Rats can navigate mazes, even when blind | Science News



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Rats can navigate mazes, even when blind

Prosthetic compass wired into brain substitutes for sight

12:02pm, April 2, 2015

SENSE OF DIRECTION  Blind rats have learned to successfully navigate complex mazes with the help of a prosthetic compass and microchip wired into their brains.

With a compass-microchip prosthetic wired into their brains, blind rats can learn to navigate complex mazes to find food. What’s more, they can do it nearly as well as rats that still have their sight, researchers from Japan report April 20 in Current Biology. Success using the prosthetic demonstrates the flexibility of the brain to comprehend a completely new sense, they say. The result may lead to improved therapies for human blindness and to the enhancement of human senses beyond the standard five.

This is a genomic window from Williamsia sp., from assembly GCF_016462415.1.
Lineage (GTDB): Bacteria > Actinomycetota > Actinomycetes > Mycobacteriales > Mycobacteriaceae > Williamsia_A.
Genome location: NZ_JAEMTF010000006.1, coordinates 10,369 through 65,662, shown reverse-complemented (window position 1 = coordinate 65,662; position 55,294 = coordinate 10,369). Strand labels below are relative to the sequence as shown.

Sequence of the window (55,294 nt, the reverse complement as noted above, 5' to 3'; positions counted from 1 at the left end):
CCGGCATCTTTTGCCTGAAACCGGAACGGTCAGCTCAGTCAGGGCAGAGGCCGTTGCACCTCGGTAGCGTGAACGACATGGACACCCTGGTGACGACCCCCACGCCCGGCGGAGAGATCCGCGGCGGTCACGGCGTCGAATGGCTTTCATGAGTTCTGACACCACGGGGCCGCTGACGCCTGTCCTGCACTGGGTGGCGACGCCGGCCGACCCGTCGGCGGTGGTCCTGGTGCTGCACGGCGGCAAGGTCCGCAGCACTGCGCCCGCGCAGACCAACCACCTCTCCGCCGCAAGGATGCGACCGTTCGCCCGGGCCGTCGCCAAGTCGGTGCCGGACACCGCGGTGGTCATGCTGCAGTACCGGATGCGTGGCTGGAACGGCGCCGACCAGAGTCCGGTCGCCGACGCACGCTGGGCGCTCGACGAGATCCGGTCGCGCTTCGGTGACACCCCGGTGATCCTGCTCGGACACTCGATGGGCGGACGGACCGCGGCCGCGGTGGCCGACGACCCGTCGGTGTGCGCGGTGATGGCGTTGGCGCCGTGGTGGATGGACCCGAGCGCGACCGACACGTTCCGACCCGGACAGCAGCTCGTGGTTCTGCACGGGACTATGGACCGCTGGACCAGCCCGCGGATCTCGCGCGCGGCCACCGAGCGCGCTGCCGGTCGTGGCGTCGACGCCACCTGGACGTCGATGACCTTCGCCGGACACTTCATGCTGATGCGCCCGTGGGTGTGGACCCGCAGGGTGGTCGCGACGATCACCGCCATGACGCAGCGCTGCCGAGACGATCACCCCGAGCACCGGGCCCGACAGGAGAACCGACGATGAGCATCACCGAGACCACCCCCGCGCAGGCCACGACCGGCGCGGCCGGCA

“These rats are learning and really learning fast,” says neurophysiologist Peter König of Osnabrück University in Germany. He adds that it’s pretty cool that the animals can learn to use the signals from the geomagnetic device in a meaningful way.


Study coauthor Yuji Ikegaya of the University of Tokyo says the rats may not perceive the meaning of direction as

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